As outlined above, there is now an established body of knowledge about the economics of the tsetse and trypanosomiasis problem based on careful field work spanning the continent. Most of this has been very ably summarized in Brent Swallows position paper for PAAT (PAAT, 2000), which concentrates on attempts to quantify the impact of the disease in economic terms. In particular, this paper provides a summary of the data that has been collected in the course of studies over the past two decades about the effects of trypanosomiasis on cattle production parameters (mortality, fertility, milk yield and draught performance) and discusses the methods used to collect this data. Two earlier reviews (Itty, 1991; Tacher et al., 1998) included more of the earlier studies and also covered benefit - cost studies. The most significant study to appear since Swallows review is the socio-economic volume of the three-volume study produced in 2000 by the Regional Tsetse and Trypanosomiasis Control Project (RTTCP). This volume (Doran, 2000) is based on socioeconomic surveys and studies done in all four RTTCP countries, and concludes: The evidence available from these studies suggests that the continued use of trypanocides to control the disease is the most sustainable and transferable option available at present for Malawi, Mozambique and Zambia. In Zimbabwe, the logical strategy is to hold the target barrier which prevents the re-invasion of tsetse flies from neighbouring countries. The socio-economic study is based on a cost-effective and reproducible methodology and the survey questionnaires are included.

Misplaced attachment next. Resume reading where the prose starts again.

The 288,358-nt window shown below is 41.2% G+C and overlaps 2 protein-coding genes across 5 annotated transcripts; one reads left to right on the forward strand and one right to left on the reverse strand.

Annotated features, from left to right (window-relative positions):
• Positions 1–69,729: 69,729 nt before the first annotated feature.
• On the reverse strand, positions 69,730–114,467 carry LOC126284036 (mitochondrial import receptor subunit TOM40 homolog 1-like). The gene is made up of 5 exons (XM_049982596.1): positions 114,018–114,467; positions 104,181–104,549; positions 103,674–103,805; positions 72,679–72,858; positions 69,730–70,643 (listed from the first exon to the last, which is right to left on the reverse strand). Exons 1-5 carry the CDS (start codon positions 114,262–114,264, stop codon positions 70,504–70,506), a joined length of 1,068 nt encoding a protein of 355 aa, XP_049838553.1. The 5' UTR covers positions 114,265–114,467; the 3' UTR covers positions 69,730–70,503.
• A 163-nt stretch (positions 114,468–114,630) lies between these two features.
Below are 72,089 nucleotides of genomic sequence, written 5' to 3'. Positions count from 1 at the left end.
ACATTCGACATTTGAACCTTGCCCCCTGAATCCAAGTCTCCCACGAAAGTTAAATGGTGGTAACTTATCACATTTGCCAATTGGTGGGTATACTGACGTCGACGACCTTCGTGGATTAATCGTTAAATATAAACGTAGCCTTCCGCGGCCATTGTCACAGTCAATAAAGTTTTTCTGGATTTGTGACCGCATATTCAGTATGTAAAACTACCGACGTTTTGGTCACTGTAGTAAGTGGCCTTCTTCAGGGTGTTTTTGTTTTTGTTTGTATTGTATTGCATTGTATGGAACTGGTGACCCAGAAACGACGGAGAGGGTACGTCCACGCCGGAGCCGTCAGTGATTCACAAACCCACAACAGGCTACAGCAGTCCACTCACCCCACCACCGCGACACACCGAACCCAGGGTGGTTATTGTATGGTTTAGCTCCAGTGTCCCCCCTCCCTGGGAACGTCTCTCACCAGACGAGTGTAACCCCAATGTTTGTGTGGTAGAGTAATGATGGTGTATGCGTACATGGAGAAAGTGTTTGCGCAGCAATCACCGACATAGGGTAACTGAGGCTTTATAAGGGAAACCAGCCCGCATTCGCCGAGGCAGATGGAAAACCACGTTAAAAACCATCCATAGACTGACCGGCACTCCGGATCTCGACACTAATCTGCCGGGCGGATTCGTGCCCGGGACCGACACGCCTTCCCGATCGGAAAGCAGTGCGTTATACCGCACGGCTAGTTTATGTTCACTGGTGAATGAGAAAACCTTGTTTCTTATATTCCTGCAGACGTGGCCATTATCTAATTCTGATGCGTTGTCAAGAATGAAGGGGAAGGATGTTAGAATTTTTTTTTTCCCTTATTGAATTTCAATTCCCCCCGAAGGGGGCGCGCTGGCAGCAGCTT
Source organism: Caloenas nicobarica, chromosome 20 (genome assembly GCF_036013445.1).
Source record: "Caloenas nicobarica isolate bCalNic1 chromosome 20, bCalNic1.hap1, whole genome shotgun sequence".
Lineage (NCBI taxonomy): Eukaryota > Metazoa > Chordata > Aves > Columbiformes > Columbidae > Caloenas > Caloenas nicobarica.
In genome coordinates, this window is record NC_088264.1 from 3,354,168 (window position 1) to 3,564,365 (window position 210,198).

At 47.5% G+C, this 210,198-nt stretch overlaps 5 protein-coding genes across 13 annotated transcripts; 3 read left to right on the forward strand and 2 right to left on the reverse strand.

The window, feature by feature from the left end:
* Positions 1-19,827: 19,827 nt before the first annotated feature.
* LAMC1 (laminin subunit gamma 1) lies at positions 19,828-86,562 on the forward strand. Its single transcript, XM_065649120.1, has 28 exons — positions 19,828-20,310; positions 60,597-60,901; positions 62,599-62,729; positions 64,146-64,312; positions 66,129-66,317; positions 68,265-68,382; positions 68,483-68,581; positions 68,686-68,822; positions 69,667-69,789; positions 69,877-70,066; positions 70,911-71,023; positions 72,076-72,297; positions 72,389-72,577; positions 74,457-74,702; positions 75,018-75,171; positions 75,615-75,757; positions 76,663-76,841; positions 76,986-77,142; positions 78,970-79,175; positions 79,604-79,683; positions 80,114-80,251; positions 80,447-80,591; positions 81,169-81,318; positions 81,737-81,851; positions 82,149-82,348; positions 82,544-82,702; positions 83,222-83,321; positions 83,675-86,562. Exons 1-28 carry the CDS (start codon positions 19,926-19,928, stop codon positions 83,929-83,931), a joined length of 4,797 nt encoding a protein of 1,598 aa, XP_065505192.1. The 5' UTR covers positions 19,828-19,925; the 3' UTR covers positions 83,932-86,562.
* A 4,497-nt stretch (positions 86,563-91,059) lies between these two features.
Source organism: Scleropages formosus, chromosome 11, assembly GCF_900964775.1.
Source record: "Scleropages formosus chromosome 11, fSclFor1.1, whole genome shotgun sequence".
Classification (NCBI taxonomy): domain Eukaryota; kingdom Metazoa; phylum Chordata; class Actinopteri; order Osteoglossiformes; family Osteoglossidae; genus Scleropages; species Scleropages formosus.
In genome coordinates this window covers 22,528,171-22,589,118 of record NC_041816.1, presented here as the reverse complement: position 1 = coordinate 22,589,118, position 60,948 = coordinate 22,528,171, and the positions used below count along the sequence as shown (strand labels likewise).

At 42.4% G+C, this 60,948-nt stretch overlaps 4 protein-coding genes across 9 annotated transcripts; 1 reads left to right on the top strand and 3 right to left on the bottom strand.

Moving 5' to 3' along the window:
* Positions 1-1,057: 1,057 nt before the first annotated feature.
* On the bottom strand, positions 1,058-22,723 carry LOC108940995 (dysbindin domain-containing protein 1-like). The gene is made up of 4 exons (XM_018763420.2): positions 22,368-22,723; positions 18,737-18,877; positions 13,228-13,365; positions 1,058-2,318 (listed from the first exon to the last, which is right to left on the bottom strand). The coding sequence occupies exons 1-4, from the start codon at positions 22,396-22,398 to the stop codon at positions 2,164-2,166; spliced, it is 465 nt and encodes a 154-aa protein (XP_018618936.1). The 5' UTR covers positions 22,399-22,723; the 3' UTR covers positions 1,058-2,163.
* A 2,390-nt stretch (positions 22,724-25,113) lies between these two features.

To the continent-wide studies reviewed by Swallow (Jahnke et al., 1988; Kristjanson et al., 1999; Gilbert et al., 2001) is added Budds analysis of the potential benefits of tsetse eradication (Budd, 1999). This built on the suggestion made in Swallows paper (PAAT, 2000) of using estimated elasticities which measure the change in total agricultural output occurring in response to a change in livestock numbers. This was used as a basis for capturing the likely indirect benefits to agriculture from the increase in cattle numbers that would be possible in a tsetse-free Africa. The other insight provided by Budd (1999) was an investigation of the economies of scale arising from very large tsetse control schemes due, not just to the usual factors that make for economies of scale, but also to an effect specific to tsetse clearance, that of needing less expenditure per km2 on barriers to protect from re-invasion. Once the benefits were taken into account, the effect of these economies of scale was that the highest benefit - cost ratios were achieved, on the one hand by the very large projects (due to economies of scale), and on the other by the very small projects (which targeted problem areas and had high cattle population densities). The use of GIS systems (PAAT, in prep.), and specifically of PAATIS has made it possible to be more precise about the potential increase in cattle populations which might follow from the removal of tsetse flies (Gilbert et al., 2001).